After two nights of babysitting this week, I've come to the conclusion, succinctly put by a friend, that it's the best gig on the block (literally speaking: 83rd street). I realized this as I rode down the elevator of an Upper West Side building with a wad of cash in hand after spending three hours sitting on the couch of a young couple who four years ago was just another pair of attractive magna cum laudes announcing their nuptials via the New York Times. Instead of going to an ATM to take out cash, I ate Thai food on someone else's dollar, watched Anthony Bourdain on Netflix, and read magazines all for the sake of making sure nothing happened to a sleeping baby who I've never seen in the flesh. Pinch me, I live the life, I really do.

There's something about babysitting that causes me to revert to my high school self. Whenever I babysit, I feel the need to raid the kitchen cabinets of whosever house I'm in. This habit started way before I hit whatever level of maturity comes with entering high school. My older sister used to call me from the neighbor's house where she was sitting to tell me if there were any cookies or ice cream worth coming over to eat. Usually there were because the only semblance of junk food in my house was stale pretzels, so yes, any offer of a cookie would propel me across the backyard. By the time I was responsible to take care of someone else's small children on my own, I knew how to tactfully eat my way through a snack cabinet. Like, which type of fruit snacks are worth opening a new box for? Answer: Fruit rollups. They're so worth it that it's probably best to eat the entire box so the mom doesn't realize that she bought them in the first place.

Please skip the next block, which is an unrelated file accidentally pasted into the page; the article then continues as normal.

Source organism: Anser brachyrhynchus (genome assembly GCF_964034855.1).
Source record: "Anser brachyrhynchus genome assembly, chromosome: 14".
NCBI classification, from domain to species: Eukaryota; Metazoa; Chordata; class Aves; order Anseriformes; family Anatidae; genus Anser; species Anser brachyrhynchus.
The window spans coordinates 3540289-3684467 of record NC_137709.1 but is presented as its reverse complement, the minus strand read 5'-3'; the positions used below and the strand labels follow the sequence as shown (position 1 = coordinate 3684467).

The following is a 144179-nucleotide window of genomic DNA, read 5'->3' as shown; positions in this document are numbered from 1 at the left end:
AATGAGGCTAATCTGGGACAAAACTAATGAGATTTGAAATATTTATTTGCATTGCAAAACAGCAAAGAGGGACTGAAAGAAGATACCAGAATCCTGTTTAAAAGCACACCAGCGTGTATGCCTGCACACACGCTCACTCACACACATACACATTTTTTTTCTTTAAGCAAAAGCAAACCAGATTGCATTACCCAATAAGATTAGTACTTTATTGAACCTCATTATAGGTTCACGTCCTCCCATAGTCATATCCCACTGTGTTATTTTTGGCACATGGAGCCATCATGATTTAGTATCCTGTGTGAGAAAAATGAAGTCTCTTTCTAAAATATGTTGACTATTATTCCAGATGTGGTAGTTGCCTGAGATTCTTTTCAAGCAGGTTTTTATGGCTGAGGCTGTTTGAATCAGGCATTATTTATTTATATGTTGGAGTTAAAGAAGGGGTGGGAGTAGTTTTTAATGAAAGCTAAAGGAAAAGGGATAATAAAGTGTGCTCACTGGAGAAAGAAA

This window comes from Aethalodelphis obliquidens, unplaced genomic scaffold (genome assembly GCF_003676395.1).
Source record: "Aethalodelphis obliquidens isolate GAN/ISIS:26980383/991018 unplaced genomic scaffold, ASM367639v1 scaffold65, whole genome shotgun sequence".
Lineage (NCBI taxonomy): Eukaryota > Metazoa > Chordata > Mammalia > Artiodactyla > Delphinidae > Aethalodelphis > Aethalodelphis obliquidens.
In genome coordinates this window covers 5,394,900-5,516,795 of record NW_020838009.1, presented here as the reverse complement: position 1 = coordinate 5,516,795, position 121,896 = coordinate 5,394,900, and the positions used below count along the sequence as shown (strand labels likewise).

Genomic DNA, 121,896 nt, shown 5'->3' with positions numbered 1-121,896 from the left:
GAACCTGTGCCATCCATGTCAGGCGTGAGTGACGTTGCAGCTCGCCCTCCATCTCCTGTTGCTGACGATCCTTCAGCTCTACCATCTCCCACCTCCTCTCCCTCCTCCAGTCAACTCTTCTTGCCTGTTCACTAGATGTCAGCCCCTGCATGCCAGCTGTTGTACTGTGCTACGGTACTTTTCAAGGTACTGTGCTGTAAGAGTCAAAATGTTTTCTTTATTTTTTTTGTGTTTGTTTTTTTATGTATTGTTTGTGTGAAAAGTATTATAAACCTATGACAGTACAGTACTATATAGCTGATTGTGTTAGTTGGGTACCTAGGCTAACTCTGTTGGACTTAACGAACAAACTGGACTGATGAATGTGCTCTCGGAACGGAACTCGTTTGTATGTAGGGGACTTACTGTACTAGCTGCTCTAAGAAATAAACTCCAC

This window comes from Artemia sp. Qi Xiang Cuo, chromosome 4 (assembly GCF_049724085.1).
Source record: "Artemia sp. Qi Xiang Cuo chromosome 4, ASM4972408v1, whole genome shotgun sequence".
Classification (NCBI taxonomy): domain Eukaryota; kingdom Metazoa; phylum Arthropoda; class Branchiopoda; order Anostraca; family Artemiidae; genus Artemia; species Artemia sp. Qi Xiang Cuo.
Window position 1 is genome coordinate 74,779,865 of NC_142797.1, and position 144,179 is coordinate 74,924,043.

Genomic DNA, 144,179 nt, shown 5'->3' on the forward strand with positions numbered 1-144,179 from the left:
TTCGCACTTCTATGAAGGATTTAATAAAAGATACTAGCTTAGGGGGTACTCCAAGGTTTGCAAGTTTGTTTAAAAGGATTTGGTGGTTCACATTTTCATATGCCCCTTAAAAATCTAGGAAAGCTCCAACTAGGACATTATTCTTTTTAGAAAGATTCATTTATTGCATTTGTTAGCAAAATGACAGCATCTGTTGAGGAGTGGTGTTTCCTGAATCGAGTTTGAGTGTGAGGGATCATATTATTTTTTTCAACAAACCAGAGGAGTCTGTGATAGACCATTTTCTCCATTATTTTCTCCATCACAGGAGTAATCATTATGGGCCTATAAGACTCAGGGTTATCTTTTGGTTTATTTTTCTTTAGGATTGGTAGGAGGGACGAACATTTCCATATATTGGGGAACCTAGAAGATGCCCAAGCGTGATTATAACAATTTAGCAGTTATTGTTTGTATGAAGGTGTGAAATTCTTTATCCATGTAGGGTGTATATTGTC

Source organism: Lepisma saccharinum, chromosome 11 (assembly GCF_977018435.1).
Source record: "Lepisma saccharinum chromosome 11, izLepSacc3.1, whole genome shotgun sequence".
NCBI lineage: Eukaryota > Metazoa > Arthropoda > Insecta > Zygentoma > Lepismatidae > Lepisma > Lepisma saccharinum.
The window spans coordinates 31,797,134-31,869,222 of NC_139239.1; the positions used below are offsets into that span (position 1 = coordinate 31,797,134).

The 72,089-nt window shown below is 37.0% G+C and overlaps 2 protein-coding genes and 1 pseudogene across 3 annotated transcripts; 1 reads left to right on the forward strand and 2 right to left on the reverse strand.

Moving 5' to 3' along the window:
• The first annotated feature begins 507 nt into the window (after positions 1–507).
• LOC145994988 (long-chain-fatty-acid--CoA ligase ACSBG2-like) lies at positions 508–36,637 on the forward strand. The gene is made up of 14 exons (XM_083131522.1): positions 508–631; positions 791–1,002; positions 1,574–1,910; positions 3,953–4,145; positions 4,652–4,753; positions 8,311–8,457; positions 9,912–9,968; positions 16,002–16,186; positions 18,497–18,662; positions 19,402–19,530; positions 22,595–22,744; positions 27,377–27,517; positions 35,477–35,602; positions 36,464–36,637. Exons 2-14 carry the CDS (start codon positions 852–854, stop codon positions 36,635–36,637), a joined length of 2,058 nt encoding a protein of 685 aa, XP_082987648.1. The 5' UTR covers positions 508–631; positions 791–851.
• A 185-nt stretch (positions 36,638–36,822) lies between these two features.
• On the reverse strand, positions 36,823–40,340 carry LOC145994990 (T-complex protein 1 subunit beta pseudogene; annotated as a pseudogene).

(Don't even get me started on the snacks I ate while babysitting in France. Girl talk: I literally can't.)

Second, I still wear an iteration of the outfit I first put on to babysit at 15. When I went to a friend's house post-childcare gig the other night, she looked me up and down and declared, "classic babysitting outfit." If you too came of age in the mid-aughts watching Friday night ABC Family lineups on a neighbor's couch, then you know what I mean: ill-fitting jeans, shoes that are easy to put on as to avoid the awkward "you already paid me but now I need to tie my shoes at the front door" moment, a brightly colored North Face rain coat or fleece, and a Longchamp bag with books and a laptop should the remote control be too complicated to figure out. I wore black skinny jeans to guard a sleeping infant not too many months ago, but they weren't conducive to eating tortilla chips and watching TBS on a sinkable couch.

Since this blog vaguely rallies around the theme of fashion, here's an outfit idea for the mat-ure babysitting lewk. It features a Rag & Bone sweater, but I'd like to note that if you're wearing Rag & Bone sweaters to babysit, you probably don't need to be there in the first place.

Citizens of Humanity jeans, Vans, Rag & Bone sweater, Stephane Verdino bag, button down shirt